Saturday, August 30, 2014

Random Testimonials and the Hall of Fame

 By John Turney 

On one of my first trips to the Hall of Fame, I was able to interview a few players who were, themselves, Hall of Fame inductees. As was my habit then I'd ask them who they thought was missing from Canton and some of the answers were interesting, excellent players who were not on my list as "missing".

When I asked Dan Fouts he blurted out "Ed White". He and White were teammates and good friends but after several years of research that White was one of those whose career was better than his traditional "honors" (All-Pros, Pro Bowls, etc.) suggested. 

Years later Ron Yary told me that yes, Ed White was indeed a great lineman, again a teammate, but Yary was honest in his evaluations. Yary also mentioned George Kunz as being every but as good as he, Dierdorf, Rayfield Wright, or Art Shell. 

Bob Lilly told me "Roman Gabriel, his numbers are as good as anyone in here". That made some sense because for years Gabriel gave Dallas fits, when he was with the Rams and with the Eagles, even upsetting Dallas a couple of times in 1973 and 1974 and usually doing very well, sometimes whipping the Cowboys when he was with the Rams.
Hall of Fame guard Joe DeLamielleure has always maintained Bob Keuchenberg was the "prototype" guard of his era and he, John Hannah, and others used Keuch as the template for how to play guard in the NFL. Additionally, Joe D. thought Dave Butz was a Hall of Famer in terms of how difficult the big man was to move. He's mentioned others as well, like Joe Jacoby and Randy Gradishar as well. DeLamielleure is also high on Joe Klecko as well (Joe D. is a "big Hall" guy).

Another Hall of Famer, Art Shell, puts Gradishar in his top five "not in the Hall of Fame" along with his fellow Raiders Ken Stabler, Cliff Branch, and Tom Flores and Roger Brown, the Lions and Rams defensive tackle who attended the same college as Shell. Shell's word is highly respected among voters, I am told.

Merlin Olsen is also one who endorsed Randy Gradishar calling him one of the best linebackers he'd ever seen when playing or covering the NFL.

Rams defensive end Jack Youngblood thinks that Nolan Cromwell and Larry Brooks are two rare players who were dominant who don't get any ink whatsoever and thinks both are HOF-level players. He also says that Russ Washington, the Chargers right tackle gave him more problems than anyone, even Rayfield Wright, Dierdrof, and Yary. He also agrees with Yary that Kunz is in the same class with all of them.

Who knows what the future brings, but it is interesting the names you hear when you ask great players who they think are Hall of Famers because it does not always match with the media narrative.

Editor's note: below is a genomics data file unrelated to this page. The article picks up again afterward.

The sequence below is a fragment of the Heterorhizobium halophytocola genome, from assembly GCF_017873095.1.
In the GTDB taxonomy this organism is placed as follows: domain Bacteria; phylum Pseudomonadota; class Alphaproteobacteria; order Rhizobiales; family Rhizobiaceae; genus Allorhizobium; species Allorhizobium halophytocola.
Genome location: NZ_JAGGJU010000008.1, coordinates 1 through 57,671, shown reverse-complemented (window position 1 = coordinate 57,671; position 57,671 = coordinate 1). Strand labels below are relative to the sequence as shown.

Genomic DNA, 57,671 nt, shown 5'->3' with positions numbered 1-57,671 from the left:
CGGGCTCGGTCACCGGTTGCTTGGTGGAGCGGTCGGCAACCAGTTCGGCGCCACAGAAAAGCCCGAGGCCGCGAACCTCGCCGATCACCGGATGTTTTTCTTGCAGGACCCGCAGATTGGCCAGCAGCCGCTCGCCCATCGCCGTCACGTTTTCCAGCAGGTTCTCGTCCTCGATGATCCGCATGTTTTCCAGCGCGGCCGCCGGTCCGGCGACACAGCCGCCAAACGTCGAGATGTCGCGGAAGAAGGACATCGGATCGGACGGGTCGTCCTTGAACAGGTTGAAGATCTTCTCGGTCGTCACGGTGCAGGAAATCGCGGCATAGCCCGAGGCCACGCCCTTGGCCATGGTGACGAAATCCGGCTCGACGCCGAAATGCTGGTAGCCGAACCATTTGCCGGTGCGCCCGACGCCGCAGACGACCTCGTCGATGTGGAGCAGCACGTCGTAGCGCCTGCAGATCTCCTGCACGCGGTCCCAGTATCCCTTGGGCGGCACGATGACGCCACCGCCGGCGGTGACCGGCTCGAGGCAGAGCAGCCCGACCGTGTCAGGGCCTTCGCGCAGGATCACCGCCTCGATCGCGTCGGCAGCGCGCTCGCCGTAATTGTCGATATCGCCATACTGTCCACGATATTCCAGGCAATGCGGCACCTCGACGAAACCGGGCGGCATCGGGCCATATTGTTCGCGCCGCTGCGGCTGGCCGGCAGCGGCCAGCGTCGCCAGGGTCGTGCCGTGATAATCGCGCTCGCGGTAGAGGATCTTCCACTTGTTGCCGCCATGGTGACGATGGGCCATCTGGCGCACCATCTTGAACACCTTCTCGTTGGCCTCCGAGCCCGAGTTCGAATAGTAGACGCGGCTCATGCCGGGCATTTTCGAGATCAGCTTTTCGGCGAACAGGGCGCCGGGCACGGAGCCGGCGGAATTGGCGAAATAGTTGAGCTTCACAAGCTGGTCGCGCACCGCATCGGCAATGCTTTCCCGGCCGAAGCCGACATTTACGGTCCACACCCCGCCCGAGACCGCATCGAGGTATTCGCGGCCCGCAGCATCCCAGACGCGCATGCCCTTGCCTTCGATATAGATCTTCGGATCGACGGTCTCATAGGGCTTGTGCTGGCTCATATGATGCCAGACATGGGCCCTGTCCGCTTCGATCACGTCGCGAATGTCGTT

Friday, August 22, 2014

George Allen's 1976 Rankings of Linebackers

 By John Turney

In the least of a series, we present George Allen's ranking of linebackers. He lists middle linebackers and outside linebackers and then lists the best backups.

For Allen "Stub" is a strong-side backer, or some coaches call this a "SAM".  His "Buck" is the same as a "Will" or weakside linebacker. Mac is his term for middle linebacker, which is often called the "Mike".


George Allen's Offensive Line Ratings for 1976

 By John Turney

We've posted the defensive backs and the defensive linemen. Here are Allen's rating for the offensive linemen, again, like the defensive linemen this is not a complete list but perhaps who they scouted for the 1977 season. 

Centers

Left Guards

Right Guards
Tackles


Thursday, August 21, 2014

George Allen's 1976 Rankings of 'Rushmen'

 By John Turney

We've posted George Allen's rankings of defensive backs recently and today we are posting his rakings for the "rushmen" or defensive linemen. His term is "rushmen" since he used to say "If a defensive lineman can't rush the passer he is stealing"

This does not appear to be a complete list, however. Missing is his own team and also the Pittsburgh Steelers, the  Baltimore Colts, and several others. We don't have an explanation for that since his defensive back ratings were complete. 

But, we thought we'd share it anyway.





Sunday, August 17, 2014

George Allen's Grades on NFL "Dekes" From 1973

 By John Turney

Dick Anderson and Jake Scott by Bart Forbes

Yesterday we posted George Allen's grades for "Dekes" or defensive backs for the 1976 season. Today we are posting his 1973 grades.

The 1973 grades are the opposite of 1976 when the higher the number the better the grade. Allen changed his system, apparently, between 1974-76. In 1973 the lower the number the better the grade. The explanations are at the top of each page.

Enjoy.

Here are his grades for safeties—
Here are his grades for left and right cornerbacks
By position—


Saturday, August 16, 2014

George Allen's Grades on NFL "Dekes" From 1976

 By John Turney

Art Credit: E. Keith

In the mid-1990s we got to visit, as a guest of Jennifer Allen, the home of her mother and father George to go through Allen's library and glean some facts and figures and whatever else we could from his volumes.

One of those things we found were the grades of NFL players (other than his own club). We thought our readers might like to see some of them.

Allen called defensive backs "Dekes" and his names for the specific players were "Lou" for left corner, "Rose" for right corner, "Jill" for weak safety, and "Sam" for strong safety.

Here is his scoring system and explanations—

Here is a chart of the 1976 starters with grades—
Here are the units graded as a whole—
Here are the top strong safeties—
Here are the top free safeties—
Here are the backups—
Here are the right cornerbacks with grades—
Here are the left cornerbacks (Lous) with grades—
Here are the backups ar corner, both left and right—